Online Clinical Pharmacology & Pharmacometrics


This online course is part of a set of training activities offered by Pharmacometrics Africa to support the development of pharmacometric competency and expertise in Africa and low and middle income countries.

Pharmacometrics is the science of developing and applying mathematical and statistical models to characterize, understand and predict a drug’s pharmacokinetics, pharmacodynamics and biomaker-outcome behavior. By using pharmacometrics, researchers can model the characteristics of new drugs to simulate and predict their behavior, which can then enable more efficient development of new drugs and to improve use of existing drugs.

The Clinical Pharmacology and Pharmacometrics course comprises ten lessons which cover key aspects of clinical pharmacology and mathematical modelling that underpin the principles of pharmacometrics.

Participants conduct self-study on each lesson over 1 week, and then join a live tutorial at the end of the week during which a faculty member discusses the week’s materials and any exercises that were assigned. These tutorials are recorded for off-line viewing for those who might experience difficulties with internet connectivity. All participants are assigned into small groups under the mentorship of a member of the course faculty. The course faculty are subject matter experts – they update content, design the lesson assignments and tasks, participate in online discussions, summarize the weekly discussion threads, conduct or support the weekly live tutorials, mentor participants and prepare assessments on the performance of the participants in their tutor groups.

Online learning specialists from CREATES upload all content, guide all course participants on how to use the Virtual Learning Environment, maintain communication, document course processes and offer continuous technical support throughout the course.

The lessons are as follows:

This lesson presents the role of clinical pharmacology and pharmacometrics within clinical therapeutics and drug development. It starts with a review of the phases of clinical drug development and then describes some aspects of clinical trials focusing on clinical pharmacology studies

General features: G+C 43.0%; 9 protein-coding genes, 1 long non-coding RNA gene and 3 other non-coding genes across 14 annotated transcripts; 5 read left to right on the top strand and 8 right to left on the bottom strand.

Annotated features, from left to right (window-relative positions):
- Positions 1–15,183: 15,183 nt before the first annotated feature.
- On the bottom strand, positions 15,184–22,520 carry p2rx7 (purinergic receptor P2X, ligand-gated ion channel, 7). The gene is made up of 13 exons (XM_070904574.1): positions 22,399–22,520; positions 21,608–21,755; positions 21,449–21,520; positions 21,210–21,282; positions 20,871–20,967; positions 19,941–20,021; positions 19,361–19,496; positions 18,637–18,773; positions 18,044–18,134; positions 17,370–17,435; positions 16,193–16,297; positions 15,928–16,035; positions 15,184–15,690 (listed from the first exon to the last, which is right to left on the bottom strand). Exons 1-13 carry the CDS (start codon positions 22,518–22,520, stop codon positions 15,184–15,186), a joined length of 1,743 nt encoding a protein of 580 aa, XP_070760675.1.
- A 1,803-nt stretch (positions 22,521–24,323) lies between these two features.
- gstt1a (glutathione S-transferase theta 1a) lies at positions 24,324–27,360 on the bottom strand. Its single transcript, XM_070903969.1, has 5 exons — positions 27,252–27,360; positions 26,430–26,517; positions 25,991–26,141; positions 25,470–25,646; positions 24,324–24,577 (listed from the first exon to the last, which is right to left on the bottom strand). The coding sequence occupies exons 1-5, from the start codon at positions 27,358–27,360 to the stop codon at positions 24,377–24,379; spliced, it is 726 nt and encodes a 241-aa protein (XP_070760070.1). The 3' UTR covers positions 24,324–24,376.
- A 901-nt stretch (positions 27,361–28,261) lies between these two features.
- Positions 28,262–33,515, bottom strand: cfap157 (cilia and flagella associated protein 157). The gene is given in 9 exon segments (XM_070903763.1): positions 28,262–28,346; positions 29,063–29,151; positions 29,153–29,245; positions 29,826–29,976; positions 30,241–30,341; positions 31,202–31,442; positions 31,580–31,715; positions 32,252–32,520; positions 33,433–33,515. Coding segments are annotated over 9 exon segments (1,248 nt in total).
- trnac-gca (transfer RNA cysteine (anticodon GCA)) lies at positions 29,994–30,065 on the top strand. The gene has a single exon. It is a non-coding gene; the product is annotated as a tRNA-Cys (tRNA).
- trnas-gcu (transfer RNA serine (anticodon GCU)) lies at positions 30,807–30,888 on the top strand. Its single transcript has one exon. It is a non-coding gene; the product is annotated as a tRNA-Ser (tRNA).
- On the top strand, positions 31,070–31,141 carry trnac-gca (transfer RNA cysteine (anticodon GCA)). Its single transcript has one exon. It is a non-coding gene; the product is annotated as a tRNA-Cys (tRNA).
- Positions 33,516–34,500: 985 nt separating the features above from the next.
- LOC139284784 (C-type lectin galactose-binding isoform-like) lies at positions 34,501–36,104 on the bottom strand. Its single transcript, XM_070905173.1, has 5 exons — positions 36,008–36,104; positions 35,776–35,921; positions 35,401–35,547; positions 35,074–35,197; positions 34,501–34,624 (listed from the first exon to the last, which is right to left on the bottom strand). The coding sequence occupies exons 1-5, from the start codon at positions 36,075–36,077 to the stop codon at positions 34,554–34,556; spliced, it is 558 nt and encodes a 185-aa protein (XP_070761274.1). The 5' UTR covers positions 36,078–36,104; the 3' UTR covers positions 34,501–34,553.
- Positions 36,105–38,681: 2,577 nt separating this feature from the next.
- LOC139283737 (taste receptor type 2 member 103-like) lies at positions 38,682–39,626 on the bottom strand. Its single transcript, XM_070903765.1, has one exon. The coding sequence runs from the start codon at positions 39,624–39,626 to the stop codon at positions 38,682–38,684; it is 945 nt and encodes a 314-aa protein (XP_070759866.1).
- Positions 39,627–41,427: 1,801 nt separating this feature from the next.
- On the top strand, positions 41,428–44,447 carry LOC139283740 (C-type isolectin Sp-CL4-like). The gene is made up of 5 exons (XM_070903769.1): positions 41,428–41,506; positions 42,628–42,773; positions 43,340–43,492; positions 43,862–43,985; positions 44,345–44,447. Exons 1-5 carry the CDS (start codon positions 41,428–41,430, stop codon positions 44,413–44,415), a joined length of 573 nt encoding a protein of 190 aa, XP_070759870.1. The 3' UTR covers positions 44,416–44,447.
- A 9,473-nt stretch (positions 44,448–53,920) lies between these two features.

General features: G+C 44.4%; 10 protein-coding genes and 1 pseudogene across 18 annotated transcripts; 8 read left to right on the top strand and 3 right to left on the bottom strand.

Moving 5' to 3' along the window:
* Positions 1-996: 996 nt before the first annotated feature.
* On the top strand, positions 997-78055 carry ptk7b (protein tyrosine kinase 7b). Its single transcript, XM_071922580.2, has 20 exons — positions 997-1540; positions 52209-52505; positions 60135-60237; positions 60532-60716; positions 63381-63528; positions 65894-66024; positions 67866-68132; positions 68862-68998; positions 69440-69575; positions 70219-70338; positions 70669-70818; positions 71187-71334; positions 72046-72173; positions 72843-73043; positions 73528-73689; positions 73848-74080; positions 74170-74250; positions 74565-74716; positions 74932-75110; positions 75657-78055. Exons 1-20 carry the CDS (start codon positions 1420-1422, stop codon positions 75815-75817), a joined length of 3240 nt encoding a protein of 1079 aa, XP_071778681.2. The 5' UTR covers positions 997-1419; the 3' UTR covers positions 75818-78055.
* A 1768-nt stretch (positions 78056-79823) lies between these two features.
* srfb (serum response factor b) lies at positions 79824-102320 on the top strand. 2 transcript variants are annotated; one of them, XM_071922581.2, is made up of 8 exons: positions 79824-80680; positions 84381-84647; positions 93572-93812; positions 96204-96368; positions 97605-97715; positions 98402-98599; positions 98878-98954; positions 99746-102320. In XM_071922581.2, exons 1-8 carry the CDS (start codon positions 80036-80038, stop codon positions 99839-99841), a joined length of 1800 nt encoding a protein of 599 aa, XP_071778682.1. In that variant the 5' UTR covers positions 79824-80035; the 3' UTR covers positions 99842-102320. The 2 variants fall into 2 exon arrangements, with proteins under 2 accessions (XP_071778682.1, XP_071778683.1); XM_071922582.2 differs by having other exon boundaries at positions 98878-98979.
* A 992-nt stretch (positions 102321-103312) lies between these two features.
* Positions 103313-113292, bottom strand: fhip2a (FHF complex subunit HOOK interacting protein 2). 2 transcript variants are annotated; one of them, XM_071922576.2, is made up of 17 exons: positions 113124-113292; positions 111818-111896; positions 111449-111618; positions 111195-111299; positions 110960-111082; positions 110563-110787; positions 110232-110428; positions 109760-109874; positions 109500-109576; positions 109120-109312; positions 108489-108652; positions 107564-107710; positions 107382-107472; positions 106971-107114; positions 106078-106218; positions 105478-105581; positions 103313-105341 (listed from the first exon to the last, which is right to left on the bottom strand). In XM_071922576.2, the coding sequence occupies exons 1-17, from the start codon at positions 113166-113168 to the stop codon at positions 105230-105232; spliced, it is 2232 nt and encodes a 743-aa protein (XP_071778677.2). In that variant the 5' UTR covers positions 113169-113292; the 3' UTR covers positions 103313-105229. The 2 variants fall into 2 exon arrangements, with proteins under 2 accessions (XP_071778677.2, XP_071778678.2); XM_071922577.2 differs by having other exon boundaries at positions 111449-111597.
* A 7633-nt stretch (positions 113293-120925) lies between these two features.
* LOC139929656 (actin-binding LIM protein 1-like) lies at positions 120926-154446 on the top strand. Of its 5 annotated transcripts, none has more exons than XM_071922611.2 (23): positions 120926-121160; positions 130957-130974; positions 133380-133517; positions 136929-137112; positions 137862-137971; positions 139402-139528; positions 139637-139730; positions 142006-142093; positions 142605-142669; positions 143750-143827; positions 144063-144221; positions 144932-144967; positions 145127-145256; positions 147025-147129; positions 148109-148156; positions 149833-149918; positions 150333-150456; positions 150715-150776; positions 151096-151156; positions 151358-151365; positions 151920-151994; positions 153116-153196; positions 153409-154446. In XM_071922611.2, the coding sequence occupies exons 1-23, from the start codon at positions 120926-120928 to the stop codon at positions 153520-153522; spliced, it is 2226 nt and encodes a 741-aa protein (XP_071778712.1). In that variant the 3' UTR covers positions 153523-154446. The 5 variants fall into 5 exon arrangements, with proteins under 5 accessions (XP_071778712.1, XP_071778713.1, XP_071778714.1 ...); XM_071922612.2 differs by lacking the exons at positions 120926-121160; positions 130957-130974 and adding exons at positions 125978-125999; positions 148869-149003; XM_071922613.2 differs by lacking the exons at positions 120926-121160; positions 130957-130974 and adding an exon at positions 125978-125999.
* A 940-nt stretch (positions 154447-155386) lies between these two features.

This is the first of several lessons on pharmacokinetics. In this lesson, we introduce the processes of Absorption and Distribution.

In this lesson, we describe the processes of drug elimination, in particular hepatic and renal elimination..

This lesson describes the pharmacokinetic profiles arising from IV bolus and extravascular single doses of a drug and the kinetics following constant rate intravenous infusion and multiple dosage regimens.

This 2-part lesson reviews the basic principles of drug action via ligand receptor stimulus and response, and then expands on these concepts to dose (or concentration) response relative to clinical trial data collected during the development of new drugs.In Lesson 5 we will consider the pharmacokinetic profiles arising from multiple dosing.

Lesson 6 we will consider the pharmacokinetic profiles arising from multiple dosing.

This lesson reviews basic statistics and the statistical tools required for effective data analysis

This lesson will introduce you to the Berkeley Madonna (BM) software and take you through the process of how to build and run simple Pharmacokinetic (PK) Intravenous (IV) models, import and display data in BM.

This lesson takes you through the process of how to build and run PK models of both infused and oral dosing with and without repeated dosing and learn how to simulate different dosing regimens and variabilities between individuals.

This lesson will provide an overview of how a pharmacodynamic (PD) effect is described mathematically and how it is included in a PK/PD model to relate drug concentrations to effect. The most common PD models used to describe an immediate or delayed effect of drug.

This lesson will address study design, regulatory, statistical and clinical pharmacology principles when analysing concentration – time data from pharmacokinetic studies e.g. during assessment of bioequivalence. Delegates will work with real clinical trial data, and gain insights into how formulations might be interchangeable

This lesson provides a rationale for modelling and simulation in pharmacokinetics with a brief introduction to experimental design and maximum likelihood estimation. This lesson also provides a number of modelling exercises for you to investigate. In addition, the lesson provides an introduction to the importance of good experimental design

The materials presented in this course have been extensively updated. The original course was developed and made available under creative commons principles, as open-access from Hibernia College, Dublin using grant funds from Novartis Pharma AG and the Bill & Melinda Gates Foundation. Hibernia College presented this course in 2014. A course with similar training content was presented by Karolinska Institutet, Sweden in 2015. In May 2019, a modification of the original course was implemented and run for the first time in Africa by the Infectious Diseases Institute (IDI), College of Health Sciences, Makerere University, Uganda. Two further courses were run by IDI, with improvements after each program with a view to wider dissemination of the course materials.